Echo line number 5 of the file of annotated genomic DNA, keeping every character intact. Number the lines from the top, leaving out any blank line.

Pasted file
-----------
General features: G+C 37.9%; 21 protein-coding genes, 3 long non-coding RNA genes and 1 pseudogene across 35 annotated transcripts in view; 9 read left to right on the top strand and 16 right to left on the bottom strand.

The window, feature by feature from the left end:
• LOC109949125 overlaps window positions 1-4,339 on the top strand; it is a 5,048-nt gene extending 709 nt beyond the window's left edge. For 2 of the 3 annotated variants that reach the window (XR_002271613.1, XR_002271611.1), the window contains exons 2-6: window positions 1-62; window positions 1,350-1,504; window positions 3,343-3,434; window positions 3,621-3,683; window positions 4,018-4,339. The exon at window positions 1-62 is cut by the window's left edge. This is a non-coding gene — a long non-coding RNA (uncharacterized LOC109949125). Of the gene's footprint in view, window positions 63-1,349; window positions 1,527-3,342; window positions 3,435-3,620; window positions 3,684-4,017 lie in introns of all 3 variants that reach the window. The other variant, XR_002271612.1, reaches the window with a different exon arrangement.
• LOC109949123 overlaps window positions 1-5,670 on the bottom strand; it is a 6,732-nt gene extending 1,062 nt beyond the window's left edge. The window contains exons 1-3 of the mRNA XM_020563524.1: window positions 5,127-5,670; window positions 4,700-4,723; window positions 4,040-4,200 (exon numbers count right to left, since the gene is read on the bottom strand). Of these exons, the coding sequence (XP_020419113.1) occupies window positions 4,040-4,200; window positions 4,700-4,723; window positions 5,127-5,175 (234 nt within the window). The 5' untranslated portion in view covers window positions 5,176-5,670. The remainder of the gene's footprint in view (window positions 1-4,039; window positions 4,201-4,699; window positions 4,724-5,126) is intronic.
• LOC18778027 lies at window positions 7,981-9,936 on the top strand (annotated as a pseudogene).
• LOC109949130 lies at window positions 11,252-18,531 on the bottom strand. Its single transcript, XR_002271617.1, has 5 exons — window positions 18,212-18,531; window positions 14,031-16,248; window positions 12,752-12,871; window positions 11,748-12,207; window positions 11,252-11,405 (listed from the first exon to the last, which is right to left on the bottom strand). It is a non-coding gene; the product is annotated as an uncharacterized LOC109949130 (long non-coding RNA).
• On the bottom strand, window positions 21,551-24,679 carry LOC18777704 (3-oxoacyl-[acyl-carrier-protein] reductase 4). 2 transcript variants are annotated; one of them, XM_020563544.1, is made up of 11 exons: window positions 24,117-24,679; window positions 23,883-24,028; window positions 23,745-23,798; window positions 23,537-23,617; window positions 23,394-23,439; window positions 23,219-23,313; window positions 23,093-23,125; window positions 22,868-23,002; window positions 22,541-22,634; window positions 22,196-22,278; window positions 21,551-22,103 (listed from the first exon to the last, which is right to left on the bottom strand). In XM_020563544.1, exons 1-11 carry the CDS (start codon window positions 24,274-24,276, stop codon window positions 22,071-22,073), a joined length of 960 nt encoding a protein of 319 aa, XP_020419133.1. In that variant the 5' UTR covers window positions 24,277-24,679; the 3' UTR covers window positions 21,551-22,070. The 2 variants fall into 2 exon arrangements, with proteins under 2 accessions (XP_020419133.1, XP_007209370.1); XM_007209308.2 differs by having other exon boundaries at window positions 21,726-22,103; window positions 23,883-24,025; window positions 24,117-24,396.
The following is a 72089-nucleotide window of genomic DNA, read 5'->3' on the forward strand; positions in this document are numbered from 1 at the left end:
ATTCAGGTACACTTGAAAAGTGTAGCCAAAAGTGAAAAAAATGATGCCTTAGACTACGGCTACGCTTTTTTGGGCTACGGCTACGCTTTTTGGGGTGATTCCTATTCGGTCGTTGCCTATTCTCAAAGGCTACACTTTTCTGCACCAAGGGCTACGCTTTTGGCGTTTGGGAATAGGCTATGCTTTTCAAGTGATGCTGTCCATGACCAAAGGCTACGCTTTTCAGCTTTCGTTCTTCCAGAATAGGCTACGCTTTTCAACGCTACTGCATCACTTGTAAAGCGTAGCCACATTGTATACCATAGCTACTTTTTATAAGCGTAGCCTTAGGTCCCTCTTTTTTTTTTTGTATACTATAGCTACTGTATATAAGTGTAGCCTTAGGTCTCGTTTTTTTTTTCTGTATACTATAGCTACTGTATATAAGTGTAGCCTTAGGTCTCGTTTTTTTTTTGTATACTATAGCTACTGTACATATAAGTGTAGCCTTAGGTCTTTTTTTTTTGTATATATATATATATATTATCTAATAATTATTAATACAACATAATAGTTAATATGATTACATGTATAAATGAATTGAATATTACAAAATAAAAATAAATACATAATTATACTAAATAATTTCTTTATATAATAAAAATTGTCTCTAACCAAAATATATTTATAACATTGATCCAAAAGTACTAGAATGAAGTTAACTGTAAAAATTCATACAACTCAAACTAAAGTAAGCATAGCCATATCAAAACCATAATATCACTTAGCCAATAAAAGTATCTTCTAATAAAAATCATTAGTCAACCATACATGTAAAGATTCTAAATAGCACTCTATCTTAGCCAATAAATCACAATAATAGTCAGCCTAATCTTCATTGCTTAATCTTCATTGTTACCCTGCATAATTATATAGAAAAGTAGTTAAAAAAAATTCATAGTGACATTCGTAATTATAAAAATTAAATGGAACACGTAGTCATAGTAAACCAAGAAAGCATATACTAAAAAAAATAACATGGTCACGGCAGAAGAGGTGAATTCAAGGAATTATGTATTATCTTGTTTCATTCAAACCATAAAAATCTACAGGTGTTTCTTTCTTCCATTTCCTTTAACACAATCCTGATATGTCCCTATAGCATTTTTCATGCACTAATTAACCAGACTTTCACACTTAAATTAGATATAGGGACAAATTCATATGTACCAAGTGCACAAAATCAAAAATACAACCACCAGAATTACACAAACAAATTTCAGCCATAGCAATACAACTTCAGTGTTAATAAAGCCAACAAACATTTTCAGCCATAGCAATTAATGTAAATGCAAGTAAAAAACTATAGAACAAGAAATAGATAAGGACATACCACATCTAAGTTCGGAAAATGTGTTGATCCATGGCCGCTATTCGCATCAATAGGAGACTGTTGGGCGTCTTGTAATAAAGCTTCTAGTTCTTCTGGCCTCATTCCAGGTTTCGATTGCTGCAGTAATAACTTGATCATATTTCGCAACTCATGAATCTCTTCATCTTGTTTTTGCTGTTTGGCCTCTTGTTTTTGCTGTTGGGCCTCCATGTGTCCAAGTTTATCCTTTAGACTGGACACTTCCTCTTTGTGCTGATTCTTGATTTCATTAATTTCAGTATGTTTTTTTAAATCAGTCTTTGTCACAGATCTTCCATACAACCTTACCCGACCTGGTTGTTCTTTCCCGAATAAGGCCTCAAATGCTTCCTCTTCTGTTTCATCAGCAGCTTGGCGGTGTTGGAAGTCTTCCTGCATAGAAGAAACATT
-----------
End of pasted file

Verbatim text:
• LOC18778027 lies at window positions 7,981-9,936 on the top strand (annotated as a pseudogene).